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TUHSD standardized testing participation declines due to students opting out

Students+prepare+for+CAASP+testing+at+Archie+Williams+High+School.
Camilla Craig
Students prepare for CAASP testing at Archie Williams High School.

This coming April, the English Language Arts (ELA) and Math California Assessment of Student Performance and Progress (CAASPP) assessments for 11th and 12th graders will move up earlier in the month, to increase participation. The state-required CAASPP tests assess student academic achievement for schools in California. Due to declining student participation rates in the Tamalpais Union High School District (TUHSD), administrators are working to bring test participation up again, and inform students and parents about the importance of CAASPP.

According to the Marin Independent Journal, in the 2022-23 school year, TUHSD student participation in the CAASPP was below the 95 percent required attendance by the U.S. Department of Education, due to many 11th graders opting out of the test. Out of the 1,246 11th-graders in the district, only 874 took the test in the 2022-23 school year. 

Each of the students that opted out of participating were categorized as “not meeting proficiency standard.” This impacts the average proficiency of the school and lowers its ranking, with the lack of participation appearing as declining proficiency. 

Archie Williams Assistant Principal Kaki McLachlan holds concerns about how the scores could affect the district. 

“Lower ratings suggest a school is not academically rigorous. That’s our concern. We do have rigor, and the students that are testing, are scoring as they typically have in the past,” McLachlan said.

The CAASPP testing dashboard, an online tool, shows the performance of schools by state measures and test results. The dashboard placed TUHSD in the “orange” section, lower than standard levels of proficiency. If more students participated, TUHSD would have appeared “blue” (very high/above standard proficiency level), and “green” (high/above proficiency standard) on the dashboard.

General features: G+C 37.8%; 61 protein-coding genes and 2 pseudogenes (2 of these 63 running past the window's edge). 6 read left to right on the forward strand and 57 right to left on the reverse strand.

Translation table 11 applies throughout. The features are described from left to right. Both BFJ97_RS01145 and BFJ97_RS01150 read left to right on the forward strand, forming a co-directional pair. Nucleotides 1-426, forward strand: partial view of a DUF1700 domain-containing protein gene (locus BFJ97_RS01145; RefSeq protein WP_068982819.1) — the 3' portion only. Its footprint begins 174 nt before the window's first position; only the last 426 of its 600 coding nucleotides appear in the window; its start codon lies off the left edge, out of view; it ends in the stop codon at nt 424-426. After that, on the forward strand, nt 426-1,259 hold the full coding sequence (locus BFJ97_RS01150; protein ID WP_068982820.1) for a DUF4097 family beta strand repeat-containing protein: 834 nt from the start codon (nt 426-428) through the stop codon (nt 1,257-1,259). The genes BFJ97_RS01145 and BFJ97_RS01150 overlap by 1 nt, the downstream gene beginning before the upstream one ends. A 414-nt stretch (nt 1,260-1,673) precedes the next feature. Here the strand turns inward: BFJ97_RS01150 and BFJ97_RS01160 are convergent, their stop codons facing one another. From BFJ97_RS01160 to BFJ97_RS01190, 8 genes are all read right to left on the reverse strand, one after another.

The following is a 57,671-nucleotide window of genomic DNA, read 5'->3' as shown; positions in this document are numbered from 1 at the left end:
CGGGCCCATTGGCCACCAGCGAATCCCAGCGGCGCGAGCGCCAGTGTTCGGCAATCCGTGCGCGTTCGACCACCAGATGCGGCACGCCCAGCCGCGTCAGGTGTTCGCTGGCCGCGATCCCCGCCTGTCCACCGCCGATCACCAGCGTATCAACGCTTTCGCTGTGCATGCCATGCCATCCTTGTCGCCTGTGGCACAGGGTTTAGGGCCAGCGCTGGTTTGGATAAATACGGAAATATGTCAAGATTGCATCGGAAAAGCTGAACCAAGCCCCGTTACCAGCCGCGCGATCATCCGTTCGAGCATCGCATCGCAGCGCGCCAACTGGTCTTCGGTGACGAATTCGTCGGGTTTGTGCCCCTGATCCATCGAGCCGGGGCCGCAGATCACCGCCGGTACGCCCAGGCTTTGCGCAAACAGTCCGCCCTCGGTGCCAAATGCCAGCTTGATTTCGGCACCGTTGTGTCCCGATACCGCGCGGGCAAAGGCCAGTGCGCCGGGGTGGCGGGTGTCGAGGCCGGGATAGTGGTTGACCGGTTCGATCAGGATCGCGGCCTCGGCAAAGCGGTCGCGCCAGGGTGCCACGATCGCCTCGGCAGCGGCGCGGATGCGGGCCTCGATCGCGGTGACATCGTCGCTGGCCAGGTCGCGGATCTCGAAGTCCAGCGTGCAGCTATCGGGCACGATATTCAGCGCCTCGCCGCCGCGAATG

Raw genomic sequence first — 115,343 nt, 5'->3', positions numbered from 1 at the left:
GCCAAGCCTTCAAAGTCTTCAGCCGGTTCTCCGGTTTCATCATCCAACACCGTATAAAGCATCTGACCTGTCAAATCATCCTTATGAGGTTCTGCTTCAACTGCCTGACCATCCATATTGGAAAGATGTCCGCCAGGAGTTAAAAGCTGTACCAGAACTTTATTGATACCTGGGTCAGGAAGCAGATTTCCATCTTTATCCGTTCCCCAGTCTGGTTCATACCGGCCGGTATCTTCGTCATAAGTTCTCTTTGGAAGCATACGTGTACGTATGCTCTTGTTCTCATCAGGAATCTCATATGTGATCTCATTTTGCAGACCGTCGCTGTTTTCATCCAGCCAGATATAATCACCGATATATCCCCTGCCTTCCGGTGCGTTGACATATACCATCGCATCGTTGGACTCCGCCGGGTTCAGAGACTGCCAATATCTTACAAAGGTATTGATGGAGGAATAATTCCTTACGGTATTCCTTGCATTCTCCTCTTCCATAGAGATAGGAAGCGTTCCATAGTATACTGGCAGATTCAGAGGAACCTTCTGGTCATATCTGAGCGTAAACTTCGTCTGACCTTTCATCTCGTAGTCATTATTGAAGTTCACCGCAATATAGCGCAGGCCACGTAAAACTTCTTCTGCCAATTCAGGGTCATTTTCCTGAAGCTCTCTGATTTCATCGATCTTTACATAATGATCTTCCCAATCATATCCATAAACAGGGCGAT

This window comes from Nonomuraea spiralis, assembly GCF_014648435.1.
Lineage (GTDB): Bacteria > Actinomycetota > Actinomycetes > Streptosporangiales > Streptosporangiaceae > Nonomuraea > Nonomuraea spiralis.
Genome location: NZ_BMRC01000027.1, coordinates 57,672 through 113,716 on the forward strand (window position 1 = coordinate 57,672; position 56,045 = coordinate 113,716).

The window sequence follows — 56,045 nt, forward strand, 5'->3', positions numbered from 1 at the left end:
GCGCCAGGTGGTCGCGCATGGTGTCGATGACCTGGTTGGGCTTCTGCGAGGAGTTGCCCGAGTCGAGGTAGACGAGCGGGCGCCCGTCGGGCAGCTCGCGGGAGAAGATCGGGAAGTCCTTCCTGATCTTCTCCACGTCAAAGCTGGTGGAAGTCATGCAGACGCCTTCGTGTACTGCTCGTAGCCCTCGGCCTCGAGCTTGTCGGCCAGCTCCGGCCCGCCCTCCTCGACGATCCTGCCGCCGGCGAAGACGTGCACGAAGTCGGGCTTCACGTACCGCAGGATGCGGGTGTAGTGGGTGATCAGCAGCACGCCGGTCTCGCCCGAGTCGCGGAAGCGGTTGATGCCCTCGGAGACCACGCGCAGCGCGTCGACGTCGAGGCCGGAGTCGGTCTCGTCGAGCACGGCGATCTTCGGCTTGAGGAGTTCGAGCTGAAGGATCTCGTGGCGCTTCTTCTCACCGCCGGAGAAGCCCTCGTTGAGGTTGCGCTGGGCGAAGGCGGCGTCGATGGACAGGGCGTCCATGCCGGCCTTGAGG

TUHSD Senior Director of Curriculum and Instruction Paula Berry understands why some would choose to opt out of CAASPP testing.

“There is a perception that the CAASPP assessments (Smarter Balanced Assessment System, ELA, Math, and California Science Test) aren’t important yet students and families should understand the ways in which these assessments benefit students and our programs,” Berry said.

Students may experience test fatigue around the time of the CAASPP test, due to class finals and AP testing. Often students choose to skip the CAASPP test because it does not contribute to their grades. 

Archie Williams junior Vivian Fulton will participate in CAASPP testing this year, but shares the popular opinion that CAASPP does not have much importance.

“I usually [take the CAASPP test,] but I don’t view it as all that important. I think, since so many people opt out, [admin] definitely excuses it,” Vivian said. 

Though many view the test as unimportant, in reality the CAASPP results show the academic rigor and common core standards of TUHSD schools, as well as help teachers improve their curriculum. According to District Superintendent Tara Taupier, CAASPP testing also affects colleges’ views of TUHSD schools.

“Colleges and universities are often looking for some standardized measurement when comparing school districts. Most colleges and universities do not feel that GPAs [alone] are very accurate, as they are subjective,” Taupier said.

According to Paula Berry, federal funding and grants intertwine with the school’s ability to achieve 95 percent participation in CAASPP as well. When less than 95 percent of students participate, the state can penalize schools. 

To help bring up CAASPP participation, TUHSD devised a few strategies. 

The district will work to inform students more about the CAASPP tests through leadership messaging and teachers and administrators talking directly to 11th grade classrooms about their value.

They will also now require communication from parents in addition to having a conversation with the parent, student, and site administrators, for students wanting to opt out. 

TUHSD also decided to move the ELA and Math CAASPP assessments to April, away from the time of AP exams to aid test fatigue, the reason many students opt out of CAASPP testing. This year, Math and ELA CAASPP testing will occur April 2-3, featuring an altered class schedule. 

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About the Contributors
Camilla Craig
Camilla Craig, Reporter
Camilla is a sophomore in her first year of journalism. She enjoys listening to music and her favorite holiday is halloween. She joined journalism because of her interest in graphic design.
Betsy Engelhardt
Betsy Engelhardt, Reporter
Betsy is a sophomore in her first year of journalism. She likes to read and bake. She plays the piano and you can often find her watching NCIS.
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